Violent demonstrations erupt across Pakistan
Protest day Violent protests broke out across Pakistan Friday as the country marked a national holiday, entitled "love of Prophet Muhammad day," created to encourage peaceful protests of the anti-Islam film that has roiled the Muslim world for over a week (NYT, AP, ET, Dawn, Reuters, Tel, BBC). Police in Peshawar shot and killed a ...
Violent protests broke out across Pakistan Friday as the country marked a national holiday, entitled "love of Prophet Muhammad day," created to encourage peaceful protests of the anti-Islam film that has roiled the Muslim world for over a week (NYT, AP, ET, Dawn, Reuters, Tel, BBC). Police in Peshawar shot and killed a television station employee as he drove through a crowd of demonstrators armed with sticks, who were attacking movie theaters and burning posters of female movie stars. A police officer in Lahore died of his injuries after clashing with demonstrators who were attempting to march on the U.S. Consulate building there, and police in Islamabad quickly ran out of rubber bullets as they tried to repel thousands of protesters heading for the U.S. Embassy.
The U.S. State Department has launched Urdu-language advertisements on Pakistani television channels condemning the incendiary film (Reuters, AP, AFP). Pakistan’s Foreign Office summoned acting U.S. Ambassador Richard Hoagland on Friday to demand that the U.S. government remove the film from YouTube and take action against the people who produced it (Dawn).
A two-person United Nations investigative team pressed the Pakistani government to do more on the issue of forced disappearances on Thursday, at the end of a ten-day research trip during which the team met with government officials and around 100 people who say their relatives have been illegally detained by the government, and in some cases tortured or even killed (NYT, AP, Dawn). But the country’s Inter-Services Intelligence Directorate (ISI) and paramilitary Frontier Corps, which have been accused of being behind many of the disappearances, refused to meet with the UN delegates.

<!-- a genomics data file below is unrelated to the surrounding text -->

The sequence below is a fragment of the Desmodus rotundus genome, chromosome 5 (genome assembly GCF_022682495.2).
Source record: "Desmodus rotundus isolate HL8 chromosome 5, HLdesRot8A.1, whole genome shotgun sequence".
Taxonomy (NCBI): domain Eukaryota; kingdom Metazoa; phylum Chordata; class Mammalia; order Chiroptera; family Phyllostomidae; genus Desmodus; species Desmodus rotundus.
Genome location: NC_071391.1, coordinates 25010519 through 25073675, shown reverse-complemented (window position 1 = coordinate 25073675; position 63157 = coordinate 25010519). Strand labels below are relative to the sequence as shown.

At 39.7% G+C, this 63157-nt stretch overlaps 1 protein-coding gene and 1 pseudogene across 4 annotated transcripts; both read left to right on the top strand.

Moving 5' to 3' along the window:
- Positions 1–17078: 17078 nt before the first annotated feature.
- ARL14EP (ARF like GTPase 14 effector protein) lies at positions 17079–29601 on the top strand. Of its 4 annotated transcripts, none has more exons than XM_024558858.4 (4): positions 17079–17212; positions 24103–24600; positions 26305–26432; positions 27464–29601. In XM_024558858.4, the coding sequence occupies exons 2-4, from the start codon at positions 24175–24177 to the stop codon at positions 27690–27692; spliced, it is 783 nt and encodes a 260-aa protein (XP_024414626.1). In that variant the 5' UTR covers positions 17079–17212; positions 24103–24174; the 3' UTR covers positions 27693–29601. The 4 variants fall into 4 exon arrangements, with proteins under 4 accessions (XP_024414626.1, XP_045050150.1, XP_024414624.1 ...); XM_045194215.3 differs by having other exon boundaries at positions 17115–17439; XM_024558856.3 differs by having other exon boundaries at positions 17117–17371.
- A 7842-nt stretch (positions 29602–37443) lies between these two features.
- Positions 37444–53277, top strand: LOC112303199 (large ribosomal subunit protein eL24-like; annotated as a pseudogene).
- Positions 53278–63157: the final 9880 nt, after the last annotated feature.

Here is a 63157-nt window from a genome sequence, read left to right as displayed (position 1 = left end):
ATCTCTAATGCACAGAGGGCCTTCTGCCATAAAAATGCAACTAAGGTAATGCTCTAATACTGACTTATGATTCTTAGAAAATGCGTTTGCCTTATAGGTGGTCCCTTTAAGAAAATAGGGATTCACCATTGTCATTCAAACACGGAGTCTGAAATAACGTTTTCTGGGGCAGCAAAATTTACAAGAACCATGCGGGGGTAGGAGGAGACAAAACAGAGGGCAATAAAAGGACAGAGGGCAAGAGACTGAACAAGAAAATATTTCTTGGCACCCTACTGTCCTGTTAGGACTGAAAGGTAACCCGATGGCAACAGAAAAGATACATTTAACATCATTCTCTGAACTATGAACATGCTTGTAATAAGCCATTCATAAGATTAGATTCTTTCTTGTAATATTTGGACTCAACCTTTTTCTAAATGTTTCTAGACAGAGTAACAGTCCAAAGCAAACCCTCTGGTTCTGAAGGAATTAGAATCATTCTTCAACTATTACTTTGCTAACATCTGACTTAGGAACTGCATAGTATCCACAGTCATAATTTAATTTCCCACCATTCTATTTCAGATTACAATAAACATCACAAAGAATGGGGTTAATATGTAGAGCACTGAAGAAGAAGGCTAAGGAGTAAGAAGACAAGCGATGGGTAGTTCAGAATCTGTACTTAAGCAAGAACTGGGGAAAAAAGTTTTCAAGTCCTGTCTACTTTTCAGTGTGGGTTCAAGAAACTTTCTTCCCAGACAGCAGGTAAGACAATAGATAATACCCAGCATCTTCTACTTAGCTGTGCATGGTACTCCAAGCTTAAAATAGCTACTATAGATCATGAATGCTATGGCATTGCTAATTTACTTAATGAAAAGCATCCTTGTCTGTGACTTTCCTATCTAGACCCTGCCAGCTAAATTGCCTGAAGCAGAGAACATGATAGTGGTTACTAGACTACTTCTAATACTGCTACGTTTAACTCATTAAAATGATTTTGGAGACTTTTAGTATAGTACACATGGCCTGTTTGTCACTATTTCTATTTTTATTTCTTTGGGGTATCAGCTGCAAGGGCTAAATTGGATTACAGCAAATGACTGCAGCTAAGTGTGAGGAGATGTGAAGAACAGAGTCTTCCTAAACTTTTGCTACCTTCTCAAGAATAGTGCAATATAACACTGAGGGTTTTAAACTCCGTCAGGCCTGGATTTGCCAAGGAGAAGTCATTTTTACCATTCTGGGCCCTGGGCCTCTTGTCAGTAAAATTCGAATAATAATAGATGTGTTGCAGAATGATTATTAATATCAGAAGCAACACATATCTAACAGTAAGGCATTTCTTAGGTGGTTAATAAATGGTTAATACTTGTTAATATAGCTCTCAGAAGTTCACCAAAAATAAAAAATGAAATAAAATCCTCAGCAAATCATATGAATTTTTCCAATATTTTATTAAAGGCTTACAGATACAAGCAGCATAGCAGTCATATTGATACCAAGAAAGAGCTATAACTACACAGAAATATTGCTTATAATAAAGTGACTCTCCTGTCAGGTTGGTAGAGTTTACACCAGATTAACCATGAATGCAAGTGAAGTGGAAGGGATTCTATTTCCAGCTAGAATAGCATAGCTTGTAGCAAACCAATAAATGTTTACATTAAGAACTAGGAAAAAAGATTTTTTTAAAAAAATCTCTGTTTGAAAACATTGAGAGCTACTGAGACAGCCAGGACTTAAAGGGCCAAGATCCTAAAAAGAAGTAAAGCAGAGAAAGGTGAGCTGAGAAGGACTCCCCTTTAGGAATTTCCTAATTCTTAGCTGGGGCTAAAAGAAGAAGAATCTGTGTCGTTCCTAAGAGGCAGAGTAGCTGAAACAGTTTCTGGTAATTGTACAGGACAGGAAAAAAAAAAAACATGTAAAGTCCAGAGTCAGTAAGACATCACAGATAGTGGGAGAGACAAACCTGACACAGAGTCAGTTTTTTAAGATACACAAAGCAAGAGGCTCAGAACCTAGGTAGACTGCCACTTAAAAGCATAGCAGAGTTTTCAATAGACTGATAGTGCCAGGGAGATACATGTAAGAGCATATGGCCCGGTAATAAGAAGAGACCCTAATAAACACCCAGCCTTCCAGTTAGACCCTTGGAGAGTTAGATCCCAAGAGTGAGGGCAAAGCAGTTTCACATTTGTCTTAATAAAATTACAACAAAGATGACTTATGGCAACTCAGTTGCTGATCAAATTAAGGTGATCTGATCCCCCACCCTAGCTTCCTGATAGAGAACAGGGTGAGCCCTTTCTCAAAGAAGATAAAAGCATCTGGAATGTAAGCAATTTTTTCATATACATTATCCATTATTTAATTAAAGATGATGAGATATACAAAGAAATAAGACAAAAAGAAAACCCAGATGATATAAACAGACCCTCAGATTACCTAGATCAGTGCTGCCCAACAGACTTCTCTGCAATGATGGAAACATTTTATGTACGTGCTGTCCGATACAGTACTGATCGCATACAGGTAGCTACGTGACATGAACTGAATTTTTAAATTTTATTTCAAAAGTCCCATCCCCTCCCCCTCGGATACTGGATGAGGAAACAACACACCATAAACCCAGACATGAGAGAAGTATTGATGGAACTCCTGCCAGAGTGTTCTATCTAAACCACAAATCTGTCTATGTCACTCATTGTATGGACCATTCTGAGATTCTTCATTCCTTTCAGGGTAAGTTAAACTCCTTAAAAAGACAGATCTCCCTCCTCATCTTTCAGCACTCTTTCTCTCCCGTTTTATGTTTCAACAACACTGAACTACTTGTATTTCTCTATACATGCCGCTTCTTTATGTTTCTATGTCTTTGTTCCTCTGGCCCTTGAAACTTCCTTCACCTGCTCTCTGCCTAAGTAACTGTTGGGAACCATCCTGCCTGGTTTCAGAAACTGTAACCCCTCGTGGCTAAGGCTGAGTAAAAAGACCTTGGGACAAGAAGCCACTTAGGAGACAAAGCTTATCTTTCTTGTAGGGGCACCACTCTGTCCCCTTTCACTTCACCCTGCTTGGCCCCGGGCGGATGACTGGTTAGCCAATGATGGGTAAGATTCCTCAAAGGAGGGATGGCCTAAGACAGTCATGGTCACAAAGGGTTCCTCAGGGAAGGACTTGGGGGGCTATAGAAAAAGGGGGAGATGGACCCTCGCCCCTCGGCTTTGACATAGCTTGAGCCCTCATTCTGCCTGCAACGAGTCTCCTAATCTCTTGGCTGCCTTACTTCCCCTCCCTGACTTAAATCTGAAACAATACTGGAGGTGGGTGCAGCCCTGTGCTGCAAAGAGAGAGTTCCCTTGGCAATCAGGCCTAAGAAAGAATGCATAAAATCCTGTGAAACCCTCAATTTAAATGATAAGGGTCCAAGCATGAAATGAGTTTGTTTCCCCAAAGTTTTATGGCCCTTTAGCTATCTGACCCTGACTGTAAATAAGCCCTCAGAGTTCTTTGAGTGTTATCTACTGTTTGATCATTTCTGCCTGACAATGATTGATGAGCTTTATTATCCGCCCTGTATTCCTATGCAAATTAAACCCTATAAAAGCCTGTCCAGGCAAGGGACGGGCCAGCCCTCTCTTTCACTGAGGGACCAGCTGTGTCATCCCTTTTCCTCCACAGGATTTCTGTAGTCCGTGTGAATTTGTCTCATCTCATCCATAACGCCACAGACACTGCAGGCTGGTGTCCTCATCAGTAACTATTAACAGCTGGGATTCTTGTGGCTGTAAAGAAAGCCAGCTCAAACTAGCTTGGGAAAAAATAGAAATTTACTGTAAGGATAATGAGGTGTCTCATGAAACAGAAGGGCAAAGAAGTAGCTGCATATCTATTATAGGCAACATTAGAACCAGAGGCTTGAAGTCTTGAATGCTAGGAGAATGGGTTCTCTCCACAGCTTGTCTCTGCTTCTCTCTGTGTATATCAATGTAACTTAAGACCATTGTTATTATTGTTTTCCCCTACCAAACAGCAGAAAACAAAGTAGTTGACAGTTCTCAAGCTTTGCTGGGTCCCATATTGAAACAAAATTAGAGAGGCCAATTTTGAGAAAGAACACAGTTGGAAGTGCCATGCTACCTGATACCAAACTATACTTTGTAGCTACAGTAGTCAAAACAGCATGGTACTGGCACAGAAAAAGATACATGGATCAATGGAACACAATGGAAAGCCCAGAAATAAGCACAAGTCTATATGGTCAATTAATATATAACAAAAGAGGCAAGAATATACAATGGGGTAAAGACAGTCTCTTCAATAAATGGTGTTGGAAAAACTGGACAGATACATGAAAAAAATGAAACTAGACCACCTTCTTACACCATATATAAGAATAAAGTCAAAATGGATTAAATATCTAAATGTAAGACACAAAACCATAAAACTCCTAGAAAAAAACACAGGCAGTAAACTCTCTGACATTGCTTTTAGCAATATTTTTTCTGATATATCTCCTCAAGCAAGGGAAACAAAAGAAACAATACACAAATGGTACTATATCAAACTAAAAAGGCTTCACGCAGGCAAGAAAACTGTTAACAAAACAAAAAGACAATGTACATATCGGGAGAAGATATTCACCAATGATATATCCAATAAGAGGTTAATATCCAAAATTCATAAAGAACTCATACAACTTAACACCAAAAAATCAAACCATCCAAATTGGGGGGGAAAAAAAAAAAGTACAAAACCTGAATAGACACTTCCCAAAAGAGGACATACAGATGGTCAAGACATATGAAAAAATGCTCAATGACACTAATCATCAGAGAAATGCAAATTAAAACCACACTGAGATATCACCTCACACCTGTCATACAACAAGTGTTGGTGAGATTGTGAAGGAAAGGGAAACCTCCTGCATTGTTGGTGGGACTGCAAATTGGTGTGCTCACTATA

The U.S. military on Friday completed the withdrawal of the 33,000 "surge" troops ordered by President Barack Obama in December 2009, bringing the number of American forces left in Afghanistan to 68,000 (NYT, AFP). The milestone was not marked by a statement from U.S. commanders in Afghanistan or from the Afghans themselves.
Meanwhile, the Times reported Thursday that President Obama and Afghan President Hamid Karzai made significant progress in resolving a dispute over the rules for indefinitely holding suspected terrorists without trial, during a video call on Wednesday night (NYT). President Karzai’s spokesman Aimal Faizi said the two leaders "got very specific on the details regarding the 650-plus Afghan prisoners," who the U.S. military has refused to hand over to the Afghans for fear that they will not continue to be held without trial.
President Karzai made changes to the leadership of almost a third Afghanistan’s 34 provinces on Thursday, including the firing of five provincial governors, as part of a decree issued by Karzai two months ago to crack down on nepotism and corruption (Reuters). The changes likely replace powerful local leaders with ones more loyal to the Karzai regime.
Afghan Foreign Minister Zalmay Rasool complained to the U.N. Security Council on Thursday that the shelling of Afghan villages by Pakistan’s Army threatens bilateral relations between the two countries, and must be stopped (Reuters).
Display of civilizations
As a Western-made anti-Islam film sparks outrage across the Muslim world, the Louvre Museum in Paris will open a new wing dedicated entirely to Islamic art this weekend (BBC). Over a decade in the making, the exhibit was funded in part by the French government, and contains some 2,500 objects from multiple centuries and regions.
— Jennifer Rowland
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